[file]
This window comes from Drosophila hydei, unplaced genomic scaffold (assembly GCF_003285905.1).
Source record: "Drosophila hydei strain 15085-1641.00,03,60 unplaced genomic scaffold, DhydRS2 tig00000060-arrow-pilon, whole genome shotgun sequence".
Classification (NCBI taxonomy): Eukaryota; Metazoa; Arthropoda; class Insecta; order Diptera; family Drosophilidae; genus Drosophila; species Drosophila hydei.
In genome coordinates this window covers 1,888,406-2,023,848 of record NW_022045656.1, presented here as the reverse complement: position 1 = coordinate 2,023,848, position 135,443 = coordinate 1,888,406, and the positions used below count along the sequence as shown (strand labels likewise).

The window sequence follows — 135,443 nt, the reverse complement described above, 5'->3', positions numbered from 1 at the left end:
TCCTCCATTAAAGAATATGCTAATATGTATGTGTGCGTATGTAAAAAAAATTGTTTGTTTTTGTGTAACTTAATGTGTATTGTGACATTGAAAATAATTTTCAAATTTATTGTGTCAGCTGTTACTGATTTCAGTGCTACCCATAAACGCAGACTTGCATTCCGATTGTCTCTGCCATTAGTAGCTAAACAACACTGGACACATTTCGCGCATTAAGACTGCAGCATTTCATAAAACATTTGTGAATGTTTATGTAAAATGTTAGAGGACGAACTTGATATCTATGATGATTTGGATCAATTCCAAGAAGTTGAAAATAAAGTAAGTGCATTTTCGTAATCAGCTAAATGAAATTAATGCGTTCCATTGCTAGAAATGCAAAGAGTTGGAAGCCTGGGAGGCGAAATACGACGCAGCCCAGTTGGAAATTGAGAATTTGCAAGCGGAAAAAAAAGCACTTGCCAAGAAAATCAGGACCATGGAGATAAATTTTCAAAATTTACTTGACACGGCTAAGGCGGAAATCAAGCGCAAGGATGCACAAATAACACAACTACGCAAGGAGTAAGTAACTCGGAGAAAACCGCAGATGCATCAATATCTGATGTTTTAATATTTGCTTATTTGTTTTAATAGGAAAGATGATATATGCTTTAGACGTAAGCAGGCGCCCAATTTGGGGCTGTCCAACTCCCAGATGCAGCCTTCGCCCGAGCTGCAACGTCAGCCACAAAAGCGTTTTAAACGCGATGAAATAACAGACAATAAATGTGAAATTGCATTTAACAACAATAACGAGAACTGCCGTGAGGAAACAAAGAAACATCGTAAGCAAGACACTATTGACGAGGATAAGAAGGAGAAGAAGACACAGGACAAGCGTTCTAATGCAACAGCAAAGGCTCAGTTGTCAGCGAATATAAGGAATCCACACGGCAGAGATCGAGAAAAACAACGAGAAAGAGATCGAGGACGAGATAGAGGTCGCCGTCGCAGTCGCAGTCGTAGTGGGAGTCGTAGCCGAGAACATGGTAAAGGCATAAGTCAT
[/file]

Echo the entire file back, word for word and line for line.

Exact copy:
This window comes from Drosophila hydei, unplaced genomic scaffold (assembly GCF_003285905.1).
Source record: "Drosophila hydei strain 15085-1641.00,03,60 unplaced genomic scaffold, DhydRS2 tig00000060-arrow-pilon, whole genome shotgun sequence".
Classification (NCBI taxonomy): Eukaryota; Metazoa; Arthropoda; class Insecta; order Diptera; family Drosophilidae; genus Drosophila; species Drosophila hydei.
In genome coordinates this window covers 1,888,406-2,023,848 of record NW_022045656.1, presented here as the reverse complement: position 1 = coordinate 2,023,848, position 135,443 = coordinate 1,888,406, and the positions used below count along the sequence as shown (strand labels likewise).

The window sequence follows — 135,443 nt, the reverse complement described above, 5'->3', positions numbered from 1 at the left end:
TCCTCCATTAAAGAATATGCTAATATGTATGTGTGCGTATGTAAAAAAAATTGTTTGTTTTTGTGTAACTTAATGTGTATTGTGACATTGAAAATAATTTTCAAATTTATTGTGTCAGCTGTTACTGATTTCAGTGCTACCCATAAACGCAGACTTGCATTCCGATTGTCTCTGCCATTAGTAGCTAAACAACACTGGACACATTTCGCGCATTAAGACTGCAGCATTTCATAAAACATTTGTGAATGTTTATGTAAAATGTTAGAGGACGAACTTGATATCTATGATGATTTGGATCAATTCCAAGAAGTTGAAAATAAAGTAAGTGCATTTTCGTAATCAGCTAAATGAAATTAATGCGTTCCATTGCTAGAAATGCAAAGAGTTGGAAGCCTGGGAGGCGAAATACGACGCAGCCCAGTTGGAAATTGAGAATTTGCAAGCGGAAAAAAAAGCACTTGCCAAGAAAATCAGGACCATGGAGATAAATTTTCAAAATTTACTTGACACGGCTAAGGCGGAAATCAAGCGCAAGGATGCACAAATAACACAACTACGCAAGGAGTAAGTAACTCGGAGAAAACCGCAGATGCATCAATATCTGATGTTTTAATATTTGCTTATTTGTTTTAATAGGAAAGATGATATATGCTTTAGACGTAAGCAGGCGCCCAATTTGGGGCTGTCCAACTCCCAGATGCAGCCTTCGCCCGAGCTGCAACGTCAGCCACAAAAGCGTTTTAAACGCGATGAAATAACAGACAATAAATGTGAAATTGCATTTAACAACAATAACGAGAACTGCCGTGAGGAAACAAAGAAACATCGTAAGCAAGACACTATTGACGAGGATAAGAAGGAGAAGAAGACACAGGACAAGCGTTCTAATGCAACAGCAAAGGCTCAGTTGTCAGCGAATATAAGGAATCCACACGGCAGAGATCGAGAAAAACAACGAGAAAGAGATCGAGGACGAGATAGAGGTCGCCGTCGCAGTCGCAGTCGTAGTGGGAGTCGTAGCCGAGAACATGGTAAAGGCATAAGTCAT